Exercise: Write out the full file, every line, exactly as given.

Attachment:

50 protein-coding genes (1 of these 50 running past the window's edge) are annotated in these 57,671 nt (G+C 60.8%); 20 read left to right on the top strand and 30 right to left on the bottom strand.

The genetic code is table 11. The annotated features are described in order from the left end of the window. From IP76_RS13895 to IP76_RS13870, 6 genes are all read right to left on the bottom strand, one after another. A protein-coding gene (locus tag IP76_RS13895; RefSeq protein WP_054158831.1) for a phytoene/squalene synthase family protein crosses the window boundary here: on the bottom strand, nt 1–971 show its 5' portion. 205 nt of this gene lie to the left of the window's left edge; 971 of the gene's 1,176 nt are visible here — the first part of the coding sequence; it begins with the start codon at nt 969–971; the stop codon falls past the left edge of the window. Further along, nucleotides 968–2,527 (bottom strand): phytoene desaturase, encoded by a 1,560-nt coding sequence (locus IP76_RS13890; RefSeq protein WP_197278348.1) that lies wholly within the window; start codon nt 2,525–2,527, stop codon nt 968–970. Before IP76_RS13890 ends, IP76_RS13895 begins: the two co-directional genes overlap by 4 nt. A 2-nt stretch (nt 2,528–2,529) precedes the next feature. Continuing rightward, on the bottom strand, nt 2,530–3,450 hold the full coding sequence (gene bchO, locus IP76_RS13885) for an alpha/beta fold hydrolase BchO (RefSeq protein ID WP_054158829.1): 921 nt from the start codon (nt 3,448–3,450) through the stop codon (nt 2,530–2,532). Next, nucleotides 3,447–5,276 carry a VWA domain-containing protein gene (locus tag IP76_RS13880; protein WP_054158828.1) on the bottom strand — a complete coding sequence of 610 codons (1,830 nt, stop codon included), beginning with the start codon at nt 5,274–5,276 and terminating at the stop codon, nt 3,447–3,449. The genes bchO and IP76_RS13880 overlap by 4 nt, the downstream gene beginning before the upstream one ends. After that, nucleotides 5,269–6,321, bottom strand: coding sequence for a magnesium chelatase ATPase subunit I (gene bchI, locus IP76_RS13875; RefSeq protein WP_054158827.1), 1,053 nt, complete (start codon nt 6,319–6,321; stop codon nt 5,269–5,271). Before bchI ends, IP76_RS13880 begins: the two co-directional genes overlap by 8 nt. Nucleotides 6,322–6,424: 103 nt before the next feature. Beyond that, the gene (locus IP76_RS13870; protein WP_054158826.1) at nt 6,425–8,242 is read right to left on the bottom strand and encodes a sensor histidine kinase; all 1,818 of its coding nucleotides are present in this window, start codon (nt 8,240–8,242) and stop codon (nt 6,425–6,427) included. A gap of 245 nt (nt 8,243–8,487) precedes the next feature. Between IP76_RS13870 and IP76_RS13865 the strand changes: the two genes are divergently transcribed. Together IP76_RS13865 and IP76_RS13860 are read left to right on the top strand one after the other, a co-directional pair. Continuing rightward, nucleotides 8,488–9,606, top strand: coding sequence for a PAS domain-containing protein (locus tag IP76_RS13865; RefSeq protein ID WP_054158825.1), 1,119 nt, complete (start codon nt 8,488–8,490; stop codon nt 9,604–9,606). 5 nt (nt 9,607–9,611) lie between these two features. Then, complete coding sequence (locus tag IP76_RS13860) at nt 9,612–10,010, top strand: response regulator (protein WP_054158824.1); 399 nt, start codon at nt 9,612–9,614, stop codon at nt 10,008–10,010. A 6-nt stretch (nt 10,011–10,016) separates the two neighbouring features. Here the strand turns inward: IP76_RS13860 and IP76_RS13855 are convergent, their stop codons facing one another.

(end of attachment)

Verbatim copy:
50 protein-coding genes (1 of these 50 running past the window's edge) are annotated in these 57,671 nt (G+C 60.8%); 20 read left to right on the top strand and 30 right to left on the bottom strand.

The genetic code is table 11. The annotated features are described in order from the left end of the window. From IP76_RS13895 to IP76_RS13870, 6 genes are all read right to left on the bottom strand, one after another. A protein-coding gene (locus tag IP76_RS13895; RefSeq protein WP_054158831.1) for a phytoene/squalene synthase family protein crosses the window boundary here: on the bottom strand, nt 1–971 show its 5' portion. 205 nt of this gene lie to the left of the window's left edge; 971 of the gene's 1,176 nt are visible here — the first part of the coding sequence; it begins with the start codon at nt 969–971; the stop codon falls past the left edge of the window. Further along, nucleotides 968–2,527 (bottom strand): phytoene desaturase, encoded by a 1,560-nt coding sequence (locus IP76_RS13890; RefSeq protein WP_197278348.1) that lies wholly within the window; start codon nt 2,525–2,527, stop codon nt 968–970. Before IP76_RS13890 ends, IP76_RS13895 begins: the two co-directional genes overlap by 4 nt. A 2-nt stretch (nt 2,528–2,529) precedes the next feature. Continuing rightward, on the bottom strand, nt 2,530–3,450 hold the full coding sequence (gene bchO, locus IP76_RS13885) for an alpha/beta fold hydrolase BchO (RefSeq protein ID WP_054158829.1): 921 nt from the start codon (nt 3,448–3,450) through the stop codon (nt 2,530–2,532). Next, nucleotides 3,447–5,276 carry a VWA domain-containing protein gene (locus tag IP76_RS13880; protein WP_054158828.1) on the bottom strand — a complete coding sequence of 610 codons (1,830 nt, stop codon included), beginning with the start codon at nt 5,274–5,276 and terminating at the stop codon, nt 3,447–3,449. The genes bchO and IP76_RS13880 overlap by 4 nt, the downstream gene beginning before the upstream one ends. After that, nucleotides 5,269–6,321, bottom strand: coding sequence for a magnesium chelatase ATPase subunit I (gene bchI, locus IP76_RS13875; RefSeq protein WP_054158827.1), 1,053 nt, complete (start codon nt 6,319–6,321; stop codon nt 5,269–5,271). Before bchI ends, IP76_RS13880 begins: the two co-directional genes overlap by 8 nt. Nucleotides 6,322–6,424: 103 nt before the next feature. Beyond that, the gene (locus IP76_RS13870; protein WP_054158826.1) at nt 6,425–8,242 is read right to left on the bottom strand and encodes a sensor histidine kinase; all 1,818 of its coding nucleotides are present in this window, start codon (nt 8,240–8,242) and stop codon (nt 6,425–6,427) included. A gap of 245 nt (nt 8,243–8,487) precedes the next feature. Between IP76_RS13870 and IP76_RS13865 the strand changes: the two genes are divergently transcribed. Together IP76_RS13865 and IP76_RS13860 are read left to right on the top strand one after the other, a co-directional pair. Continuing rightward, nucleotides 8,488–9,606, top strand: coding sequence for a PAS domain-containing protein (locus tag IP76_RS13865; RefSeq protein ID WP_054158825.1), 1,119 nt, complete (start codon nt 8,488–8,490; stop codon nt 9,604–9,606). 5 nt (nt 9,607–9,611) lie between these two features. Then, complete coding sequence (locus tag IP76_RS13860) at nt 9,612–10,010, top strand: response regulator (protein WP_054158824.1); 399 nt, start codon at nt 9,612–9,614, stop codon at nt 10,008–10,010. A 6-nt stretch (nt 10,011–10,016) separates the two neighbouring features. Here the strand turns inward: IP76_RS13860 and IP76_RS13855 are convergent, their stop codons facing one another.